DECHO APHIVAT COMMUNE, Kampot province – In this sparsely populated area along the eastern fringe of Bokor National Park in Chhuk district, villagers are scrambling to claim sandy, arid land as an international company surges ahead with its palm oil plantation.
As in many of the hundreds of unresolved land disputes playing out across the country, the villagers claim that long-term residency gives them the right to inhabit the land, while the company has a government-granted economic land concession (ELC) that effectively trumps those claims.
While local media have mostly ignored Decho Aphivat, the Khmer Times, an English-language newspaper that started up last year, has become fixated with the area, publishing more than a dozen articles amounting to over 10,000 words about the conflict here.
The newspaper has labeled the villagers “opportunists” and “squatters” led by “land gangs” and “instigators“ that pose a “growing threat to plantation agriculture in Cambodia.”
It also published an article under the byline “M.H. Tee” stating that the concession holder, Virtus Green Plantations, had upgraded a 200-meter stretch of road in the remote commune to “alleviate the sufferings of villagers.”
What the Khmer Times has failed to reveal, however, is that its publisher, T. Mohan, is also the founder and CEO of Virtus Group, the parent company of Virtus Green Plantations.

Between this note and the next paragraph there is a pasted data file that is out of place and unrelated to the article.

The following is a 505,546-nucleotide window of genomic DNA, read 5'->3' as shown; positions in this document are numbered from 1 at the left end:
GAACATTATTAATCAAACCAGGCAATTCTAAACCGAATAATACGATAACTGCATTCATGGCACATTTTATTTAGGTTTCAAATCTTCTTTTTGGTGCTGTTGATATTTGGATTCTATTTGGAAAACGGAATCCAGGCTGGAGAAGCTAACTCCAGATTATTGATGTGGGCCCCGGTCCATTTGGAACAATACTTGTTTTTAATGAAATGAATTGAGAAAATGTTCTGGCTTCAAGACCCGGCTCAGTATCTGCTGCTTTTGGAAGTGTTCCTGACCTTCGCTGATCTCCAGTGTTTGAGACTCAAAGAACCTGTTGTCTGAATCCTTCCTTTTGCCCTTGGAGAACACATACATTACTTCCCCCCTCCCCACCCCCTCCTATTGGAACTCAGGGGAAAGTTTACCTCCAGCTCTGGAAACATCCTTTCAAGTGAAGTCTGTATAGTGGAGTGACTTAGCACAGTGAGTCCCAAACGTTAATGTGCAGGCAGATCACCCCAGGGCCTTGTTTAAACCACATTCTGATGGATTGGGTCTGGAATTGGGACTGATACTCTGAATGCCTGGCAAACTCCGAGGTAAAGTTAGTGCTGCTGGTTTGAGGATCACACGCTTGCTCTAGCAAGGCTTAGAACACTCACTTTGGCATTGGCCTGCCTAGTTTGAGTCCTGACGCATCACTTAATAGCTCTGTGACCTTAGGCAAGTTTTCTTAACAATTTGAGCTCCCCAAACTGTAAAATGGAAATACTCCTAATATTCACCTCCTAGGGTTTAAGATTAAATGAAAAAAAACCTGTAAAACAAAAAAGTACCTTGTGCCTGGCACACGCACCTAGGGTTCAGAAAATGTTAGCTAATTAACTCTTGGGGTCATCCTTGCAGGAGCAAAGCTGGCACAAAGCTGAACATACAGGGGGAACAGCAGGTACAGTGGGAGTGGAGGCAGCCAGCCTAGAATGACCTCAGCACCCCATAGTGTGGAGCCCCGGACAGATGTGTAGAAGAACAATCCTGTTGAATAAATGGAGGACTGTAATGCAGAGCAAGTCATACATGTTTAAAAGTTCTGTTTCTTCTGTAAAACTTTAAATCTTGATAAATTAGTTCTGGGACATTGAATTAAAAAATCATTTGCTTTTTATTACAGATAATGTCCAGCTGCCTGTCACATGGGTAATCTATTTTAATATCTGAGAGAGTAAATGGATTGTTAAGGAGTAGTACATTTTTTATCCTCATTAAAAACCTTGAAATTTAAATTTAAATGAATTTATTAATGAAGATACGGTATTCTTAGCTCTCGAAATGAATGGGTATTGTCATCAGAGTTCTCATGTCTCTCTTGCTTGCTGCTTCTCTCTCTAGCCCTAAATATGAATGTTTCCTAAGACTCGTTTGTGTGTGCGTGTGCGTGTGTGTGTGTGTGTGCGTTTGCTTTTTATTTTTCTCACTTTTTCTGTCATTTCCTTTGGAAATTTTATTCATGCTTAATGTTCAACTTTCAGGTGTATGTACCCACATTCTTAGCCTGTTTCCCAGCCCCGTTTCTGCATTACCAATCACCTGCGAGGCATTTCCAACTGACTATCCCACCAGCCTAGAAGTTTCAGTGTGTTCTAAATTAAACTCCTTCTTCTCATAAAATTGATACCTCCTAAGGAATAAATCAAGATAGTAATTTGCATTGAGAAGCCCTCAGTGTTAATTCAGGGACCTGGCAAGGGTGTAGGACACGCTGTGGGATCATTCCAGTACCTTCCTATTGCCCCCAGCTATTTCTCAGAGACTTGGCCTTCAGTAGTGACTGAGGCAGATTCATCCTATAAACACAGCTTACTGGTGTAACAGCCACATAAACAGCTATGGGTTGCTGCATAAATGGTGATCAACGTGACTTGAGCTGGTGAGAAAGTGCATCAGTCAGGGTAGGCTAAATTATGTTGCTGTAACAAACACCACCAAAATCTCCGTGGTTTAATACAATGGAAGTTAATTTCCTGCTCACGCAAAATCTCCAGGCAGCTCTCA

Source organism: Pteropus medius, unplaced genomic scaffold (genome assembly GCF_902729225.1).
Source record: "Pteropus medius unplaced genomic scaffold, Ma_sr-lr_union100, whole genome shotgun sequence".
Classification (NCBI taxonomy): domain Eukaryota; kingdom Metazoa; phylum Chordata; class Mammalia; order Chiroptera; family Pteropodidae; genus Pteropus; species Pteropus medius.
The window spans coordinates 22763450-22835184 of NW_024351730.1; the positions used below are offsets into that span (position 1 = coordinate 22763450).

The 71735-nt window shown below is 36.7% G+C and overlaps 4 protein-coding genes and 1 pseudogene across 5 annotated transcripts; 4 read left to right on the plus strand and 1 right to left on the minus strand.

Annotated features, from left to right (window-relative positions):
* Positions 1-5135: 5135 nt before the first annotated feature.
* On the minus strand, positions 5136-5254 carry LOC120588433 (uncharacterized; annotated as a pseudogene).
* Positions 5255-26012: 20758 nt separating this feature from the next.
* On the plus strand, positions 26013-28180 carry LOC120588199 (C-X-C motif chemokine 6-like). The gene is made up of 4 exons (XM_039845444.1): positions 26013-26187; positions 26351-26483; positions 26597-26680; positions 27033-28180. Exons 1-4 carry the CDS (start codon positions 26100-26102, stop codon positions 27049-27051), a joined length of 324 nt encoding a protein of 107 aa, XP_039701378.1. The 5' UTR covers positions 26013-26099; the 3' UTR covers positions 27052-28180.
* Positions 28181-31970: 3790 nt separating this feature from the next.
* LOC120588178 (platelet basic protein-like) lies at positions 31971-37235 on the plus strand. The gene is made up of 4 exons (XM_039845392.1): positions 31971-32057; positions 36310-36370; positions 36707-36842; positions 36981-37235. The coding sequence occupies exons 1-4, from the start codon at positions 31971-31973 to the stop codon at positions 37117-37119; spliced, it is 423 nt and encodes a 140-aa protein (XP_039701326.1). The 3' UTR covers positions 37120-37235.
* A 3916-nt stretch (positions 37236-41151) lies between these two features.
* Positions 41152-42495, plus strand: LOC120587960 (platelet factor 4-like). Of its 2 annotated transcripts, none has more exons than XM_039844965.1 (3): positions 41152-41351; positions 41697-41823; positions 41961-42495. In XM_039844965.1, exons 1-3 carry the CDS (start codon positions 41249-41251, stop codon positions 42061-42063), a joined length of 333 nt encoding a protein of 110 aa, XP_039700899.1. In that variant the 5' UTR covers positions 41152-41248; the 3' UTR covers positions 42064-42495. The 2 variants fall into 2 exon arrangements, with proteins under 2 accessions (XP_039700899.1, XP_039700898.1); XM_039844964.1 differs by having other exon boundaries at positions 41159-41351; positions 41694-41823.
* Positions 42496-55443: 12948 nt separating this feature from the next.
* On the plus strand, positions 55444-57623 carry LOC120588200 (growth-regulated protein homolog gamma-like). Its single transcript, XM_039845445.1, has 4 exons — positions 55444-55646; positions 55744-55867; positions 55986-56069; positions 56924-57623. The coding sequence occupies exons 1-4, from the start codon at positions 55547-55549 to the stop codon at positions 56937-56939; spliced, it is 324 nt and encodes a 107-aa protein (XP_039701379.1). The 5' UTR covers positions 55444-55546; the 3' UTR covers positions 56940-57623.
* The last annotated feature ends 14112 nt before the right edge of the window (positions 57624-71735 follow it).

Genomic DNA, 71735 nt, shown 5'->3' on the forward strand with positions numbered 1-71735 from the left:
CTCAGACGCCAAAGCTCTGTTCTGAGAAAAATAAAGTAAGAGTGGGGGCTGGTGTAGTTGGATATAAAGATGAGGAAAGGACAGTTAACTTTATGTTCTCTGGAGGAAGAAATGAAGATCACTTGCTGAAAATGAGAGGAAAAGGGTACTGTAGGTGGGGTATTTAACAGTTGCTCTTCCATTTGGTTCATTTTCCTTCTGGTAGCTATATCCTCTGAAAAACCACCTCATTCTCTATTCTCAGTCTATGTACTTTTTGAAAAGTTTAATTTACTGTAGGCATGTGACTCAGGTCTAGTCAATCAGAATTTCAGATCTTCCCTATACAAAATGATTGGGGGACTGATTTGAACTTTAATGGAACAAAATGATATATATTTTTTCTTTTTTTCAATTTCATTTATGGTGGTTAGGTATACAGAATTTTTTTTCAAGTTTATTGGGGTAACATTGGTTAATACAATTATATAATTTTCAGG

Commonly accepted journalistic codes of ethics provide that the editorial department of a news organization should remain independent of the publisher’s business interests.
“It is ethically dubious for a newspaper to run stories advancing their publishers’ corporate interests without proper disclosure,” Mark Pearson, a professor at Griffith University in Australia and the author of numerous books about media law and ethics, said in an email.
While it is not uncommon for newspapers to promote the products of affiliated businesses, Mr. Pearson said, readers should be made aware of the context in which they are receiving information, and editors should have the final say on the publication’s content.
“In the best of environments an editor is given a high degree of independence to pursue stories without fear or favor in the interests of the public they are serving.”
James Brooke is the Khmer Times’ editor-in-chief. Asked to comment on the newspaper’s ongoing coverage of the dispute in Kampot province, he referred all questions to Mr. Mohan.
“On this one, I am going to defer to the publisher,” he said via email.
(Disclosure: Mr. Brooke briefly served as editor-in-chief of The Cambodia Daily in 2014.)
Mr. Mohan was unavailable for comment Thursday. However, in an interview on April 7, the publisher defended his newspaper’s reporting of the Decho Aphivat land dispute.
“It’s not a conflict of interest,” he said. “We are making facts known as they happen. Villagers are trying to grab land. People have to know. It’s always one side of the story.
“My interest is my interest,” he added. “The plantation is not 100 percent owned by me.”
Two days later, on April 9, Mr. Mohan published an opinion piece about the Decho Aphivat conflict, but once again failed to reveal his interest in the dispute, although he acknowledged having “first hand knowledge” of “some land disputes.”